IU Simon Cancer Center Update - September
Indianapolis, Indiana (October 2, 2012) — Researchers are making discoveries every day at the Vera Bradley Foundation for Breast Cancer Research Laboratories at Indiana University Melvin and Bren Simon Cancer Center. Meet Gary Hutchins, a nuclear physicist and member of the breast cancer research program.
From Da Vinci’s sketches of human musculature to Madame Curie’s discovery of radium used to x-ray the human skeleton, scientists have always yearned to see the structure of the human body. Yet, today’s imaging advancements have exceeded anything these early pioneers could have envisioned.
Scientists now have the ability to see – in real time – when and where small molecules “hit” microscopic tumor targets. To do this, biomarker-seeking compounds are tagged with radioactive isotopes. Their activity is then traced as they move through the blood stream to breast cancer tumor targets. With advanced imaging technology, Gary Hutchins, a nuclear physicist and member of the breast cancer research program, is able to validate the role of biomarkers discovered in the Vera Bradley Laboratories in the growth and spread of cancer. He also is able to determine the effectiveness of new compounds by calculating if tumor growth is slowed or stopped once they are trapped in the tumor tissue.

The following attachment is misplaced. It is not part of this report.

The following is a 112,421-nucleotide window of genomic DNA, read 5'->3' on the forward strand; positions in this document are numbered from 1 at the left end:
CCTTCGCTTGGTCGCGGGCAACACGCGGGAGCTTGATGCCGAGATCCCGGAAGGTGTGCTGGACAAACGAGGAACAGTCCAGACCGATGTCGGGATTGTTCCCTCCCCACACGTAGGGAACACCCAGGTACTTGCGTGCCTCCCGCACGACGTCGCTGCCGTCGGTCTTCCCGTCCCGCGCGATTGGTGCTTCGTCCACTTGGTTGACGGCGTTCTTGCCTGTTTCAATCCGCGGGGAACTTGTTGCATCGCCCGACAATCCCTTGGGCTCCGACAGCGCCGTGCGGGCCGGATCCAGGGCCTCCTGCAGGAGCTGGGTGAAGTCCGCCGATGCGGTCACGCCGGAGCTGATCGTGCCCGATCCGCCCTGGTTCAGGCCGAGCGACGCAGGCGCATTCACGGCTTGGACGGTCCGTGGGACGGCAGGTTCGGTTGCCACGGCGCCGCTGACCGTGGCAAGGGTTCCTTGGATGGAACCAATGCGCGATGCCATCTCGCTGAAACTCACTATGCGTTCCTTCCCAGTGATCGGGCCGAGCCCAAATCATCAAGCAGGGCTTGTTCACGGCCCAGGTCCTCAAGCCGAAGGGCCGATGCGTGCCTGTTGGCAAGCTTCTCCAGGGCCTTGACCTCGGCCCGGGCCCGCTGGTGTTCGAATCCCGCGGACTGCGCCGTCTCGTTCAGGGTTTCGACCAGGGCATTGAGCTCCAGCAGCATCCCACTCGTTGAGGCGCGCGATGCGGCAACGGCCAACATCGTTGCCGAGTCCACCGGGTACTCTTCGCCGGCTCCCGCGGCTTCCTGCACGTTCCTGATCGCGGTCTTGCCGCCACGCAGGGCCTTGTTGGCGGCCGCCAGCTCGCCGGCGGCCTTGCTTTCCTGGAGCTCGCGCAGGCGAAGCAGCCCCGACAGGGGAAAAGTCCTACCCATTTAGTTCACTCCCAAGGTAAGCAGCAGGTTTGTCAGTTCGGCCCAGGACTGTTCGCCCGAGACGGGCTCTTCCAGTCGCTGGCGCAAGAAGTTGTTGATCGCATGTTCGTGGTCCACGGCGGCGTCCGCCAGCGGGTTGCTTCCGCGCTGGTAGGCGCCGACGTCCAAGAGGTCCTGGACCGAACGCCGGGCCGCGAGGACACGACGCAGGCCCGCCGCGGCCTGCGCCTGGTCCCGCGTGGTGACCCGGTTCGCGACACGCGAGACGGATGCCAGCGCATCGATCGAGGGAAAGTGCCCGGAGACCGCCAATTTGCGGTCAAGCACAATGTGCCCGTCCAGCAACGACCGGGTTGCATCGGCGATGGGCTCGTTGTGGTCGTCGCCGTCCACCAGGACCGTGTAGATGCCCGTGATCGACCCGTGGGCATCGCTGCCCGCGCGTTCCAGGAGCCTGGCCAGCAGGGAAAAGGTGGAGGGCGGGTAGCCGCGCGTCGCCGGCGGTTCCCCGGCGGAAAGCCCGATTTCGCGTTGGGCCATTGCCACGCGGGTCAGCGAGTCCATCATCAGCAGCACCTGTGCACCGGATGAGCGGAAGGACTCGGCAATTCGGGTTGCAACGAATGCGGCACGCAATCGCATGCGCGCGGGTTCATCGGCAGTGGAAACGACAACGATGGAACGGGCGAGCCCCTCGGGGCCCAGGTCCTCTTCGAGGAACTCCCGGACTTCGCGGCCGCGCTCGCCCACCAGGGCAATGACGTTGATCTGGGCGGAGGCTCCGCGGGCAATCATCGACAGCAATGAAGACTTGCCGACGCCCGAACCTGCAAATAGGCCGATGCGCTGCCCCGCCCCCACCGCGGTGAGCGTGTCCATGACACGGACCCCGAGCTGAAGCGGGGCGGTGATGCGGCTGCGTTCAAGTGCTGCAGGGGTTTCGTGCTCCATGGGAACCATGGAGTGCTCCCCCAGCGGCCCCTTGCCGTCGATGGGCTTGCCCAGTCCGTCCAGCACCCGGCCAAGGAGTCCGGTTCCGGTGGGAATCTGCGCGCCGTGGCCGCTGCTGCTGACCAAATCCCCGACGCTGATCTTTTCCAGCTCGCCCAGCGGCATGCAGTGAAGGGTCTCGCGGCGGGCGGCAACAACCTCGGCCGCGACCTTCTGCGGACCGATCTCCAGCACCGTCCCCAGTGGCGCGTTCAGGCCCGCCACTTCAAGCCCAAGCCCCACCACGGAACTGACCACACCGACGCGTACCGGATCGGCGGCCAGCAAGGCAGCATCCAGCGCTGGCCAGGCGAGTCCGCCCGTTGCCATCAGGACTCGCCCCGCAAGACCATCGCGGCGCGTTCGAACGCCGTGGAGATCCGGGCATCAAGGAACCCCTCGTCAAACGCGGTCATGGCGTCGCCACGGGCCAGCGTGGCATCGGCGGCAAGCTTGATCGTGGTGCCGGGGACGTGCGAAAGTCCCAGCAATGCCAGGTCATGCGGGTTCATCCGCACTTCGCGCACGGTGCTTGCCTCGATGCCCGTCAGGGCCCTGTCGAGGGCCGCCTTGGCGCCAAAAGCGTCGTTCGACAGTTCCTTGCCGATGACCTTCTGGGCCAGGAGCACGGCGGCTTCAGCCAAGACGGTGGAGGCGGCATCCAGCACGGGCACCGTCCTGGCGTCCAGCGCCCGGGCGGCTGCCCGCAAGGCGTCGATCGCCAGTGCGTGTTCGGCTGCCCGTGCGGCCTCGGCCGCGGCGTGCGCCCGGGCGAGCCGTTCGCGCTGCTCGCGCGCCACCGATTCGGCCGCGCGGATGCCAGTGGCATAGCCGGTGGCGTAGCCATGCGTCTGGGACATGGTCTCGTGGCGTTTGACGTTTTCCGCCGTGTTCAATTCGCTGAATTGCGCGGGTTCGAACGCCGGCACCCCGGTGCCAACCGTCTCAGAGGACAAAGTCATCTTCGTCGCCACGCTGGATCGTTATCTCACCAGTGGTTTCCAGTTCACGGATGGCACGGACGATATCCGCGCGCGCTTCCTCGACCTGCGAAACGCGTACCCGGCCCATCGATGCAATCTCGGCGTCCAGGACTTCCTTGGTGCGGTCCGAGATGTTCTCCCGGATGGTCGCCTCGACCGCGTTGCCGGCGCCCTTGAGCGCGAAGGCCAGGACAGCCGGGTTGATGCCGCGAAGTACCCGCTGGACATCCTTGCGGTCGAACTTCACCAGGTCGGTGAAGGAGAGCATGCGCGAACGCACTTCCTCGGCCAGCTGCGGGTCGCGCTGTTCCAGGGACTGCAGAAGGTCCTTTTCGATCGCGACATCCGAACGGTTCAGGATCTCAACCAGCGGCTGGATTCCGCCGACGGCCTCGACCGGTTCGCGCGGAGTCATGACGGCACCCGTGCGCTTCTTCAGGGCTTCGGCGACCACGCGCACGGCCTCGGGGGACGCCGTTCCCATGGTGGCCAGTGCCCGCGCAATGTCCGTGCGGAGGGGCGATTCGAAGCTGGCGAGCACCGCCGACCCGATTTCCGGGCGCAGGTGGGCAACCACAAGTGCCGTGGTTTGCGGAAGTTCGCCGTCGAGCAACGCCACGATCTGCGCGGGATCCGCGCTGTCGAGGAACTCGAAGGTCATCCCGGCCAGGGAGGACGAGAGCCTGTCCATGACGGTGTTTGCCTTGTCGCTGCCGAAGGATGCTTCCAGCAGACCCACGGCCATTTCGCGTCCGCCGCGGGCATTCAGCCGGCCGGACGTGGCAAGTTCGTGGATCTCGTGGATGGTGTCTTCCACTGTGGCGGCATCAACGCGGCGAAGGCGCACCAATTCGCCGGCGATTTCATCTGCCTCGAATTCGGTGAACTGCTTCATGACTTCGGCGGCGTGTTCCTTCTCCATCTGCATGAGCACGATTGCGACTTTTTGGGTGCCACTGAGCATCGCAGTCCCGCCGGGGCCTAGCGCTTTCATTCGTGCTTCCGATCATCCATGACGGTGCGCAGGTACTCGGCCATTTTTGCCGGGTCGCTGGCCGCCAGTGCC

Gary’s foray into nuclear physics began at Hope College in Holland, Michigan, where he studied physics and lettered in baseball and soccer. Graduate studies at Wisconsin and his first faculty position at the University of Michigan prepared him to develop core imaging resources for the IU Simon Cancer Center.
Biomarker discovery has long been a hallmark of the Vera Bradley Laboratories. Gary’s expertise helps move target discovery to new drug development.
Vera Bradley Research Update
Gary’s early interaction with the breast cancer program was involvement with Kathy Miller, MD, to demonstrate four-to-fivefold decreases in blood flow to tumors when anti-angiogenic drugs were administered. For the first time, drug effectiveness was noted in minutes and hours, not days and weeks, a typical time period monitoring tumor size. Successful pre-clinical work led to clinical trials with imaging. Their studies demonstrated that by reducing blood flow to the tumor, tumor growth was slowed.